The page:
Cover Story Current Issue

Alterations in mitochondrial structure and function are commonly observed in adult-onset neurodegenerative diseases. In ALS, mitochondrial dysfunction impairs the efficiency of electron transport chain (ETC) activity and ATP production and leads to the accumulation of reactive oxygen and nitrogen species, abnormal handling of intracellular calcium and cytochrome C release and apoptosis. The extent to which these alterations in mitochondrial functionimpair cellular operations is unclear. Therapeutic intervention based on combating these mitochondrial abnormalities have displayed variable success in mouse models of ALS and humans, as reviewed in Vandoorne et al.

Sean-Patrick Riechers, Jelena Mojsilovic-Petrovic, Tayler B. Belton, Ram P. Chakrabarty, ... Robert G. Kalb

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Current Issue

Organelle transporters and inter-organelle communication as drivers of metabolic regulation and cellular homeostasis

Aakriti Jain, Roberto Zoncu

Background

Spatial compartmentalization of metabolic pathways within membrane-separated organelles is key to the ability of eukaryotic cells to precisely regulate their biochemical functions. Membrane-bound organelles such as mitochondria, endoplasmic reticulum (ER) and lysosomes enable the concentration of metabolic precursors within optimized chemical environments, greatly accelerating the efficiency of both anabolic and catabolic reactions, enabling division of labor and optimal utilization of resources. However, metabolic compartmentalization also poses a challenge to cells because it creates spatial discontinuities that must be bridged for reaction cascades to be connected and completed. To do so, cells employ different methods to coordinate metabolic fluxes occurring in different organelles, such as membrane-localized transporters to facilitate regulated metabolite exchange between mitochondria and lysosomes, non-vesicular transport pathways via physical contact sites connecting the ER with both mitochondria and lysosomes, as well as localized regulatory signaling processes that coordinately regulate the activity of all these organelles.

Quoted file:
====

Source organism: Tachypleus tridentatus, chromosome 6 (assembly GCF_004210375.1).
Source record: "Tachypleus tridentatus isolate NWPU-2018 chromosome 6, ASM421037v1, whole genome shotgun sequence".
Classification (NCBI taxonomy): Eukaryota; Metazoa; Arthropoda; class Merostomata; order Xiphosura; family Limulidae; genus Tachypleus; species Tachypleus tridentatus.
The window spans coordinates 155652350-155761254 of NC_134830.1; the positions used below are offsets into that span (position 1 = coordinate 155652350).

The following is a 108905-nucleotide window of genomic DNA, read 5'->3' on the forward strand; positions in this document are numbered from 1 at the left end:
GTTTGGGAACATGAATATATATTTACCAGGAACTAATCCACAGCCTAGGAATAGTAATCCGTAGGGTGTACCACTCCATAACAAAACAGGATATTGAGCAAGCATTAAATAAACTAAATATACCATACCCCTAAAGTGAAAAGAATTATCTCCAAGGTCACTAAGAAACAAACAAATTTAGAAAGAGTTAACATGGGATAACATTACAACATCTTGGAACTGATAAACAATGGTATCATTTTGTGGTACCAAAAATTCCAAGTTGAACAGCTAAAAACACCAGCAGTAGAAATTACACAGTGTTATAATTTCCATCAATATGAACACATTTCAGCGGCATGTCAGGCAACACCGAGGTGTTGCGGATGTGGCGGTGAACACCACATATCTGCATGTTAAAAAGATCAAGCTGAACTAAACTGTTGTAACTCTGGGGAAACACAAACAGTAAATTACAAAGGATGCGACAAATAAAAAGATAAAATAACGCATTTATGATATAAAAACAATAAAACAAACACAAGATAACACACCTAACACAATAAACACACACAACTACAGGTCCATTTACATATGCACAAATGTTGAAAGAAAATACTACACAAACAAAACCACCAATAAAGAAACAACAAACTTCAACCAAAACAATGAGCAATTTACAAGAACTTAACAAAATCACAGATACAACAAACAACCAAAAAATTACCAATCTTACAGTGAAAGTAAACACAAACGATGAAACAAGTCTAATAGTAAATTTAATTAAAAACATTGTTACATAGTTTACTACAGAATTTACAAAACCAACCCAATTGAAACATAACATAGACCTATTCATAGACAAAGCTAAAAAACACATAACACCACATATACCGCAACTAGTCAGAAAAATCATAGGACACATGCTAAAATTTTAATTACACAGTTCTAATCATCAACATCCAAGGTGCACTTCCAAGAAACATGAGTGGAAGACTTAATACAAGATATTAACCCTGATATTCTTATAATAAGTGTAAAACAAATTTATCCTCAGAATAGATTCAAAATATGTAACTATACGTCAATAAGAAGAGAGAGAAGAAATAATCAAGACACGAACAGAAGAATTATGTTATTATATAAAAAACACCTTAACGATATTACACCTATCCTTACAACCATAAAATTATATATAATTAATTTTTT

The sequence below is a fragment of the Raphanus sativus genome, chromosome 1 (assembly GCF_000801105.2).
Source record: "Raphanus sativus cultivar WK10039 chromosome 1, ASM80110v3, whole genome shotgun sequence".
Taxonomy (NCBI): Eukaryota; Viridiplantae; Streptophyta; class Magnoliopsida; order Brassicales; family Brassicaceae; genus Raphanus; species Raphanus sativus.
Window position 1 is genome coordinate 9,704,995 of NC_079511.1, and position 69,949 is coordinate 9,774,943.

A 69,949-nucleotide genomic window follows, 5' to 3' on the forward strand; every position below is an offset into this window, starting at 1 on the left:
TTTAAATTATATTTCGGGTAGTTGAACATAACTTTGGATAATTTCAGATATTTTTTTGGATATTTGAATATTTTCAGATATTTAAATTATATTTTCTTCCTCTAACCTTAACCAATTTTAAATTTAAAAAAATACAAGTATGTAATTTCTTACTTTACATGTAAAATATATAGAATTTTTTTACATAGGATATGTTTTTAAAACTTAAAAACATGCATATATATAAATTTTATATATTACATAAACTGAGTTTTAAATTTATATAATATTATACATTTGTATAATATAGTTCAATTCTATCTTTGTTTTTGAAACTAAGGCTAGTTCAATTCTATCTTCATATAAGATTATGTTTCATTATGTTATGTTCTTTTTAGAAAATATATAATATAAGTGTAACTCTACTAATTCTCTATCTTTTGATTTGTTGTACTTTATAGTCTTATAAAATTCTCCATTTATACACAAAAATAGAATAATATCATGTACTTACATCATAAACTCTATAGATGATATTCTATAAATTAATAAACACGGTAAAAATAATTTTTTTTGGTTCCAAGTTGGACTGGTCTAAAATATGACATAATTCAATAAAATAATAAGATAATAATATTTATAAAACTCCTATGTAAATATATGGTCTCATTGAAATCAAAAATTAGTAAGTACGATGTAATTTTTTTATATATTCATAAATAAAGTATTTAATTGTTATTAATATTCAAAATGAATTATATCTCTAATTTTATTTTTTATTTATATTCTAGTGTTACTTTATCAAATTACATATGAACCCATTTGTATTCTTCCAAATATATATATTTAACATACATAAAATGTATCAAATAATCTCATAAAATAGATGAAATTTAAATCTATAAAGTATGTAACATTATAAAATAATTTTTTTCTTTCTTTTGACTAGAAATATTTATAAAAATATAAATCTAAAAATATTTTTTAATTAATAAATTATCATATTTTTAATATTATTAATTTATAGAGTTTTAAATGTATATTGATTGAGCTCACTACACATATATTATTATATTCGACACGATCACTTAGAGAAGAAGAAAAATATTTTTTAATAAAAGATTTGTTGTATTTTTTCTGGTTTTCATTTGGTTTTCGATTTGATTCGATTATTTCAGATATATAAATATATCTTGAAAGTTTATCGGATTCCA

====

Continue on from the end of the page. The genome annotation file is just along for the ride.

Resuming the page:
Scope of review

This review covers how cells use membrane transporters, membrane contact sites, and localized signaling pathways to mediate inter-organelle communication and coordinate metabolism. We also describe how disruption of inter-organelle communication is an emerging driver in a multitude of diseases, from cancer to neurodegeneration.

Major conclusions

Effective communication among organelles is essential to cellular health and function. Identifying the major molecular players involved in mediating metabolic coordination between organelles will further our understanding of cellular metabolism in health and lead us to design better therapeutics against dysregulated metabolism in disease.

Organelle transporters and inter-organelle communication as drivers of metabolic regulation and cellular homeostasis

Aakriti Jain, Roberto Zoncu

Background

Spatial compartmentalization of metabolic pathways within membrane-separated organelles is key to the ability of eukaryotic cells to precisely regulate their biochemical functions. Membrane-bound organelles such as mitochondria, endoplasmic reticulum (ER) and lysosomes enable the concentration of metabolic precursors within optimized chemical environments, greatly accelerating the efficiency of both anabolic and catabolic reactions, enabling division of labor and optimal utilization of resources. However, metabolic compartmentalization also poses a challenge to cells because it creates spatial discontinuities that must be bridged for reaction cascades to be connected and completed. To do so, cells employ different methods to coordinate metabolic fluxes occurring in different organelles, such as membrane-localized transporters to facilitate regulated metabolite exchange between mitochondria and lysosomes, non-vesicular transport pathways via physical contact sites connecting the ER with both mitochondria and lysosomes, as well as localized regulatory signaling processes that coordinately regulate the activity of all these organelles.

Scope of review

This review covers how cells use membrane transporters, membrane contact sites, and localized signaling pathways to mediate inter-organelle communication and coordinate metabolism. We also describe how disruption of inter-organelle communication is an emerging driver in a multitude of diseases, from cancer to neurodegeneration.

Major conclusions

Effective communication among organelles is essential to cellular health and function. Identifying the major molecular players involved in mediating metabolic coordination between organelles will further our understanding of cellular metabolism in health and lead us to design better therapeutics against dysregulated metabolism in disease.

2021 impact factor: 7.422

The 60 Second Metabolist

In this section authors briefly report on their work recently published in Molecular Metabolism.

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